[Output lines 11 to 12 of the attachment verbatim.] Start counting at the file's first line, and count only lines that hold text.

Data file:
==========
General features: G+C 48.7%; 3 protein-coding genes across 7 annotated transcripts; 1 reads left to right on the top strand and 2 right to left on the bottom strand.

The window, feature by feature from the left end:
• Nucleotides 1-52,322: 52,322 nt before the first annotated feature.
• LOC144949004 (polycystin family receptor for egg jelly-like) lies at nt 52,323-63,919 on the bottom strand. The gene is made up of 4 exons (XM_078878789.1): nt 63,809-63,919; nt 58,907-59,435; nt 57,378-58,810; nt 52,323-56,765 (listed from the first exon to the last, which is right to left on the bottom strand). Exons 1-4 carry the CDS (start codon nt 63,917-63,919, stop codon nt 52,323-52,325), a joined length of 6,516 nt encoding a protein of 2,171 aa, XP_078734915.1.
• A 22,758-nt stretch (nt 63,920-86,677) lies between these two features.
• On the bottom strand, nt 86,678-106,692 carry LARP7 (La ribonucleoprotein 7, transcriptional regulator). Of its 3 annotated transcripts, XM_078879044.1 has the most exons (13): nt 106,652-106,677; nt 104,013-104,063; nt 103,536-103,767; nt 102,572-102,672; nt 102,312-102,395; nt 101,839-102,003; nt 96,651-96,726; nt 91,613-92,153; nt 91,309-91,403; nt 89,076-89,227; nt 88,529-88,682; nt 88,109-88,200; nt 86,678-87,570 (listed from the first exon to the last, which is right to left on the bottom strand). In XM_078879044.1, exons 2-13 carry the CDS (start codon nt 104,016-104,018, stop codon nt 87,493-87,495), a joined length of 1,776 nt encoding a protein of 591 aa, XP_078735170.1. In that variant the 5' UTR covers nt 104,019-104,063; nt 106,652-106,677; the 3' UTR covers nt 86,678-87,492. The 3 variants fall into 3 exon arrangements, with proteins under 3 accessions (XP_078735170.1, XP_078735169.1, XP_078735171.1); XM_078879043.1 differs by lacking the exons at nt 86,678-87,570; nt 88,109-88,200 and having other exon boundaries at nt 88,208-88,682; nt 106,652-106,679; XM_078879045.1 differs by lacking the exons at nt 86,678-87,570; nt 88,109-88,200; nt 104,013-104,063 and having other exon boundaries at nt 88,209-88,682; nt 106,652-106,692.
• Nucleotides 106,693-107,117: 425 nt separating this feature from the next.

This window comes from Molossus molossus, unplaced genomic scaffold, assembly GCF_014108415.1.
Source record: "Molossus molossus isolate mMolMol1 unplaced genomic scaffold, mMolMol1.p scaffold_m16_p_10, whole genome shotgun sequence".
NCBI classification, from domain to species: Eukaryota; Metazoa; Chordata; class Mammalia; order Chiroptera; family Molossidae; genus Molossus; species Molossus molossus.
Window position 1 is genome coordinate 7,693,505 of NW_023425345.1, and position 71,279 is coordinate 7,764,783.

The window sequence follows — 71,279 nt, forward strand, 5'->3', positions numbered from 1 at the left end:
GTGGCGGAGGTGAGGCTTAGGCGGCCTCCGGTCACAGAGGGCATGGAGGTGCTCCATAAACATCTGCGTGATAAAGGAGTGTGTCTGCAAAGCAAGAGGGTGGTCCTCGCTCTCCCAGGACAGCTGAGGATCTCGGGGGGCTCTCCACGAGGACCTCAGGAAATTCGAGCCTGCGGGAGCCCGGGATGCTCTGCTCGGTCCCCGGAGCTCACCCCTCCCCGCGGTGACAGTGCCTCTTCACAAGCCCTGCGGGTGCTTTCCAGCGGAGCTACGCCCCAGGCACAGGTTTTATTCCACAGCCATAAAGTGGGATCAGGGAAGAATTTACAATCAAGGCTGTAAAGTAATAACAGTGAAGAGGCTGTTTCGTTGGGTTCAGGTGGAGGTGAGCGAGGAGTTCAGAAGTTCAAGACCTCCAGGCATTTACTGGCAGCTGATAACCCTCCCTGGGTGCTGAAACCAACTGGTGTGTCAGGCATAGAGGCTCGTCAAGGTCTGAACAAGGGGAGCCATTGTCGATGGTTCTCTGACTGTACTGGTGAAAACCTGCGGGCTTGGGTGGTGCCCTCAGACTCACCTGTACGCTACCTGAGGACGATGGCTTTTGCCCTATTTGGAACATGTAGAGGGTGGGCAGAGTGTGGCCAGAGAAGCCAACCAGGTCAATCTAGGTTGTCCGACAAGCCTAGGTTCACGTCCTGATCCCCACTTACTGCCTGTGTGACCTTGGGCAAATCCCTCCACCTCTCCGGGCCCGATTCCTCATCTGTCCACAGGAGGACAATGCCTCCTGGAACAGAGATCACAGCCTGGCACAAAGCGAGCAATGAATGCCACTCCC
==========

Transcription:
Window position 1 is genome coordinate 7,693,505 of NW_023425345.1, and position 71,279 is coordinate 7,764,783.

The window sequence follows — 71,279 nt, forward strand, 5'->3', positions numbered from 1 at the left end: